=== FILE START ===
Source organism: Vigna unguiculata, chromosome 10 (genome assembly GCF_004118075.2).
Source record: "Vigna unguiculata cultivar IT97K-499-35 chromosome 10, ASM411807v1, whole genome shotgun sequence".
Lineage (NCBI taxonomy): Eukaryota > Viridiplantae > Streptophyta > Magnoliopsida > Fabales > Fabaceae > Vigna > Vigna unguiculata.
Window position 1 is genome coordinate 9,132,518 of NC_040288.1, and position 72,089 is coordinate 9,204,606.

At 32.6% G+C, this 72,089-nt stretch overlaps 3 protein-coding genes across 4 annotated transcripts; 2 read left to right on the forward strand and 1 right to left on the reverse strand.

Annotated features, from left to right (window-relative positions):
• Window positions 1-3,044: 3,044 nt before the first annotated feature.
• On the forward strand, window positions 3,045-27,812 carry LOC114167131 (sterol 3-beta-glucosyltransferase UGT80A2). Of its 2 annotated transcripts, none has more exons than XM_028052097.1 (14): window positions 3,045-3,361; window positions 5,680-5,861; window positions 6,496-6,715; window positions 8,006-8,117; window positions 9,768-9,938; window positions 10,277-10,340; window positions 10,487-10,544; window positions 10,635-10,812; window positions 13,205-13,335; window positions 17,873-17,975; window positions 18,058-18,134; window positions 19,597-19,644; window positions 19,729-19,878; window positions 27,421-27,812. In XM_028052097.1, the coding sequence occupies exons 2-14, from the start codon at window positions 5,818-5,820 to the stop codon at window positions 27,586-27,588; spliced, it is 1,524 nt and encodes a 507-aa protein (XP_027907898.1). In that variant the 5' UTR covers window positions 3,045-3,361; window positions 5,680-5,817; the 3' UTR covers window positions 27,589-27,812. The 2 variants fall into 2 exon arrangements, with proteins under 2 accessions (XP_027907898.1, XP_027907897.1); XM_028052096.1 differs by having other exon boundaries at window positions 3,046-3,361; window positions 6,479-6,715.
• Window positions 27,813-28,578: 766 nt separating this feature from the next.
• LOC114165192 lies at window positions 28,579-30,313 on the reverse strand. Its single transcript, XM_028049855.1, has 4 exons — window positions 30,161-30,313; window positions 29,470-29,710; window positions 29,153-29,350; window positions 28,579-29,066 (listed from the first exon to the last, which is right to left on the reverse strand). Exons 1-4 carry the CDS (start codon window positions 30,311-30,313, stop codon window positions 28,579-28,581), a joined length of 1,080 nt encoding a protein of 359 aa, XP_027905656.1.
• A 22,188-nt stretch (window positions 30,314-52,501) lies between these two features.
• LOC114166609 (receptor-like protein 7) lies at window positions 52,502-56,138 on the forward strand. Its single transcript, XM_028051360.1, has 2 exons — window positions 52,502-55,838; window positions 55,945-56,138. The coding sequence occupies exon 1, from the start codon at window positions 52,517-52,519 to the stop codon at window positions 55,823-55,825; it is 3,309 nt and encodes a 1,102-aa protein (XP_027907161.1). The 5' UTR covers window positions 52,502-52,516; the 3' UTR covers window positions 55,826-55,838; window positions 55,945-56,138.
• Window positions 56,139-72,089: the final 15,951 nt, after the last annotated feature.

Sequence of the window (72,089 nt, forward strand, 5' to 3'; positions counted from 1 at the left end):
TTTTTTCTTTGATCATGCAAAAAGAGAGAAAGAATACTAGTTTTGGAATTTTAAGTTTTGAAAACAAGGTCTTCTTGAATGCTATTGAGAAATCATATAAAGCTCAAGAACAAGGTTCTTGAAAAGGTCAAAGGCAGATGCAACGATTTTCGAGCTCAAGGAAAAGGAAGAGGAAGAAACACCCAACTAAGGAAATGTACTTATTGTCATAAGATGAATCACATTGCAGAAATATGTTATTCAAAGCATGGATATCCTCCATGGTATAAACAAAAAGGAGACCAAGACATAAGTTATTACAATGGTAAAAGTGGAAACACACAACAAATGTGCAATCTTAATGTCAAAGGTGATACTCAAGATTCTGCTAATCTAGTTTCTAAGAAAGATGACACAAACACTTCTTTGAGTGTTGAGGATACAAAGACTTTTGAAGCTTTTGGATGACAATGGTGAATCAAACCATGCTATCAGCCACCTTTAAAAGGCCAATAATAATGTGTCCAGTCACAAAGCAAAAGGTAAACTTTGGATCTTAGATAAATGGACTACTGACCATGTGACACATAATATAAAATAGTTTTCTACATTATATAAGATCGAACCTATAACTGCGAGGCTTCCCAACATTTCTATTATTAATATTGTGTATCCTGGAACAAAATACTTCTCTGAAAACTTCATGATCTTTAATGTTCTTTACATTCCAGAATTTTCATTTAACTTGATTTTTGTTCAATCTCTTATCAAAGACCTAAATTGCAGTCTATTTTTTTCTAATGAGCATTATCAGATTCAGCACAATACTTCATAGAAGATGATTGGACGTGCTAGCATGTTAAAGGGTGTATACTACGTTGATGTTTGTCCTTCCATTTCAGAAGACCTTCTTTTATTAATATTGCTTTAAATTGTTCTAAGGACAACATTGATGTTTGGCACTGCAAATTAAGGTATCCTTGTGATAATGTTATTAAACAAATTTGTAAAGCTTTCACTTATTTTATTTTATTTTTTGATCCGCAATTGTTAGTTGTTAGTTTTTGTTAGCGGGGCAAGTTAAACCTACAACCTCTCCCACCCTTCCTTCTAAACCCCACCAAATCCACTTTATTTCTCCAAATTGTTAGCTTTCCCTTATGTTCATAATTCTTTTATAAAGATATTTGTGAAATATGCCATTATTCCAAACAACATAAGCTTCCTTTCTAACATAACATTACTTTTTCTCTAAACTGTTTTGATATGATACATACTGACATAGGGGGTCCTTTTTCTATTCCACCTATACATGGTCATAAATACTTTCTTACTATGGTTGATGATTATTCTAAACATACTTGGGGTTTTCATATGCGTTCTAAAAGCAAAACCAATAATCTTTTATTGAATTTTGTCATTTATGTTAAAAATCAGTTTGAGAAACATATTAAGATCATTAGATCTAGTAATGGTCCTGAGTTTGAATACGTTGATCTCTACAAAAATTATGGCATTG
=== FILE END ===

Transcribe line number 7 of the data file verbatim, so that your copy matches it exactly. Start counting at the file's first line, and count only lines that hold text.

• Window positions 1-3,044: 3,044 nt before the first annotated feature.